St Merryn Cornwall, St Merryn
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Welcome to the parish church of St Merryn near Padstow in Cornwall. We set out to be a church of the Christian family for all ages. We enjoy sharing our services and events with our many visitors. Do join us on Sunday. Our incumbent is Rev'd Canon Julia Wilkinson and our Curate is Rev'd Suzanne Hosking.
This parish, includes more than 5 ½ miles of coastline, with some of the most dramatic cliffs and beautiful beaches in Cornwall. Most villages in Cornwall have a ‘Churchtown’ separate from the village, reflecting the fact that in the middle ages the population was totally farm based. All ancient pathways and rights of way centre on the church. Next to the church is the Church Hall with large free car park. Opposite is the Rick Steins Cornish Arms public house.
It was probably in the second half of the sixth century that the missionary priest Merryn arrived here from Wales, possibly coming up from Padstow or associated with the followers of St. Cadoc who earlier established a chapel just upstream from Harlyn Bay.
The first resident vicar, John de Withiel, was installed on the 2nd July 1259. He would have found a cruciform Norman Church with chancel, nave and tower. An early chronicler described the tower as ‘low and stumpy’ and so it probably remained until the fifteenth century.
The south aisle is separated from the nave by a beautiful arcade of seven pillars and Gothic arches of Cataclews stone, quarried on Trevose Head in 1422. The south porch and two stages of the bell tower were added at the same time.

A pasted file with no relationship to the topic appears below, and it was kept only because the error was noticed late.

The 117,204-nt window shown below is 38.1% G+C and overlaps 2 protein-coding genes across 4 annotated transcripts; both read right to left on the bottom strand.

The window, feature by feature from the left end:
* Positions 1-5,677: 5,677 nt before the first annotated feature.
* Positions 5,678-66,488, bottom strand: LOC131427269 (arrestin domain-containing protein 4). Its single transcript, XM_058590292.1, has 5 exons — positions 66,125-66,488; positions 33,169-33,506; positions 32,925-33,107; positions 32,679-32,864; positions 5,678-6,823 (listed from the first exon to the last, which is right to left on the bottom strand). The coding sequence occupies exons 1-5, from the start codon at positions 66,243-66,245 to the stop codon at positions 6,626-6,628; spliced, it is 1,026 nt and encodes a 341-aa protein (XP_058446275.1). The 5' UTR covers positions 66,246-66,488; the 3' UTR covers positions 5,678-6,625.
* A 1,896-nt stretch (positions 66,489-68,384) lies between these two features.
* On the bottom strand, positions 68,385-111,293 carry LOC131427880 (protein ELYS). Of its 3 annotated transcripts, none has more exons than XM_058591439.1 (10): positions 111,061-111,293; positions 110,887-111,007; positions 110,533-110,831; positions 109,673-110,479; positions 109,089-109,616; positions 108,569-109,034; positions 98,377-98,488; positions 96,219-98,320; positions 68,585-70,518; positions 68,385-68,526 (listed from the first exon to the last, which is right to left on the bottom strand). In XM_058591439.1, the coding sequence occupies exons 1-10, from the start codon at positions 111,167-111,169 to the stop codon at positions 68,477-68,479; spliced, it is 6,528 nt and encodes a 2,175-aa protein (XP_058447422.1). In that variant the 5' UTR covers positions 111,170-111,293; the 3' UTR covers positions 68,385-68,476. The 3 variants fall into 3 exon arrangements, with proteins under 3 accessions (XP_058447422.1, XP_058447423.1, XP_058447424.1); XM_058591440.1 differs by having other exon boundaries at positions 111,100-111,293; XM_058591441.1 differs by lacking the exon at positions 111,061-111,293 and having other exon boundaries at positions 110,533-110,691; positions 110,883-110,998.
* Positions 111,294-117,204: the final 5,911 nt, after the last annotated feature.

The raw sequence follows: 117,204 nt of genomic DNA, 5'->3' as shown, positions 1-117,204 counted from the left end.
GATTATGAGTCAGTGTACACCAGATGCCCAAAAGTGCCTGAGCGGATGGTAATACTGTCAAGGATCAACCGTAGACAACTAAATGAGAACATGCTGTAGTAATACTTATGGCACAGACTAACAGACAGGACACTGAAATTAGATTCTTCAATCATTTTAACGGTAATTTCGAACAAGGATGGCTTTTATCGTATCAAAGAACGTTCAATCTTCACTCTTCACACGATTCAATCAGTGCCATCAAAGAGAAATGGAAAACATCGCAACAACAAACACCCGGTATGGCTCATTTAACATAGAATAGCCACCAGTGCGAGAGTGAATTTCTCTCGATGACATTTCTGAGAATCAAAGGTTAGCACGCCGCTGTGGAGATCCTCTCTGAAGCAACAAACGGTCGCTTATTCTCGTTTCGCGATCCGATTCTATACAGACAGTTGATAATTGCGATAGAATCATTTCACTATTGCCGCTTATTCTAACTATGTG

The impressive wagon roof dates from 1422 and has many carved roof boses. Three grotesquely carved roof bosses and the carved oak wall plate along part of the top and south wall are original fifteenth century work and of particular interest.
The beautifull Cataclews stone font has carved panels depicting the twelve apostles.
Charles ll Coat of Arms
Near the North West corner tower steps is the Charles ll Royal Coat of Arms designed and made in plaster in 1662. It was given to the church by Thomas Peter of Harlyn House, who fought gallantly for the royalist cause in the Civil War.
The six bells, dated 1796 - 97, are used every Sunday and St. Merryn welcomes visiting ringers. In the ringing chamber the Ringing Rhymes panel depicts various ringing crimes with appropriate penalties.
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The current editor is: Brian Wood